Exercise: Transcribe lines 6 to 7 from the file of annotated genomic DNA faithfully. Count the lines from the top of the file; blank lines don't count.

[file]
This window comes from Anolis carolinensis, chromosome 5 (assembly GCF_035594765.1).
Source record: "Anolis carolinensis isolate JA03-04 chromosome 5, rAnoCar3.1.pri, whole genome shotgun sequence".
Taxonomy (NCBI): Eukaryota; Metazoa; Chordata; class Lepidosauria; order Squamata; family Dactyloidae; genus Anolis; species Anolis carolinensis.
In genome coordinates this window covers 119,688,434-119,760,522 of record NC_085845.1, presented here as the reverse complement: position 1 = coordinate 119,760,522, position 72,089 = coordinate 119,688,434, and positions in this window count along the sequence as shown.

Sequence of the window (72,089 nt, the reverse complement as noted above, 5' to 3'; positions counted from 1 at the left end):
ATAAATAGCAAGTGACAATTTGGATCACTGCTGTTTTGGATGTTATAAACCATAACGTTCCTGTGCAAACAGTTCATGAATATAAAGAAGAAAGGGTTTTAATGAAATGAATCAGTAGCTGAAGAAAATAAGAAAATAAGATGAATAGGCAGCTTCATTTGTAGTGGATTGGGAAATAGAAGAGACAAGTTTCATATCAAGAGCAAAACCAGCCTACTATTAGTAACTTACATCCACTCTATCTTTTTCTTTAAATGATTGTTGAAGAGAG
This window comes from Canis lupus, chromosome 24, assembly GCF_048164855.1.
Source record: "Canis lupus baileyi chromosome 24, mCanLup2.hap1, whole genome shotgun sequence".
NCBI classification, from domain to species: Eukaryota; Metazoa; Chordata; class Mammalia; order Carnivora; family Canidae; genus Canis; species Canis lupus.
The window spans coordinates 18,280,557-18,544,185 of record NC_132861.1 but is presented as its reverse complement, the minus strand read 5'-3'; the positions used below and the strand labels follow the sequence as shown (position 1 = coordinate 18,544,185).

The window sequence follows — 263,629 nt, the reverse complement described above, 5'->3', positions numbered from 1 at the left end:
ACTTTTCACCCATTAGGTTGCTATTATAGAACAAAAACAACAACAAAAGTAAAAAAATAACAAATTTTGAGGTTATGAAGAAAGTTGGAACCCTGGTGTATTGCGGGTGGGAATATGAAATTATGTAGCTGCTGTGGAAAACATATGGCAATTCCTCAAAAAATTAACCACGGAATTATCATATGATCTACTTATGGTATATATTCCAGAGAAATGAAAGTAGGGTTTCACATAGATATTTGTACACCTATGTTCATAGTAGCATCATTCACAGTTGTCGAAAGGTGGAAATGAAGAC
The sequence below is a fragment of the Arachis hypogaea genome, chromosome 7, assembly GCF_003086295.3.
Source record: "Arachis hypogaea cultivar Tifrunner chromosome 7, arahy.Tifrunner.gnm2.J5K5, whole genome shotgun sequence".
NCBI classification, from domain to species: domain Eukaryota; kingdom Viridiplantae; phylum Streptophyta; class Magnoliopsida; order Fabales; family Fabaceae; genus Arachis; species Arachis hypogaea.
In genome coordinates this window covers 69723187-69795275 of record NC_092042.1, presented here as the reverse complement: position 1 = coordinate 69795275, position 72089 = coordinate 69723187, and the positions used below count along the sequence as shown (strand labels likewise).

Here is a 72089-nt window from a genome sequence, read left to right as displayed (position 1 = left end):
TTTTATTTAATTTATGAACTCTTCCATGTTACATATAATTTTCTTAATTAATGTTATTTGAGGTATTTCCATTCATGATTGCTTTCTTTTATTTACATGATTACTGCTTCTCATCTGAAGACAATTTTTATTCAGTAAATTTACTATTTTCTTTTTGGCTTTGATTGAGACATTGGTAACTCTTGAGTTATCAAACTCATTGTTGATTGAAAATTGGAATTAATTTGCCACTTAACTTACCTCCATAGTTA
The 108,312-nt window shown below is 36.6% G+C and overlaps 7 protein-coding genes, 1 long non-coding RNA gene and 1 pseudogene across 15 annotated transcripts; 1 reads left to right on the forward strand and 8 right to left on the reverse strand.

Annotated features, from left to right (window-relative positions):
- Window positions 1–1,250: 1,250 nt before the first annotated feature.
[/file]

ATAAATAGCAAGTGACAATTTGGATCACTGCTGTTTTGGATGTTATAAACCATAACGTTCCTGTGCAAACAGTTCATGAATATAAAGAAGAAAGGGTTTTAATGAAATGAATCAGTAGCTGAAGAAAATAAGAAAATAAGATGAATAGGCAGCTTCATTTGTAGTGGATTGGGAAATAGAAGAGACAAGTTTCATATCAAGAGCAAAACCAGCCTACTATTAGTAACTTACATCCACTCTATCTTTTTCTTTAAATGATTGTTGAAGAGAG
This window comes from Canis lupus, chromosome 24, assembly GCF_048164855.1.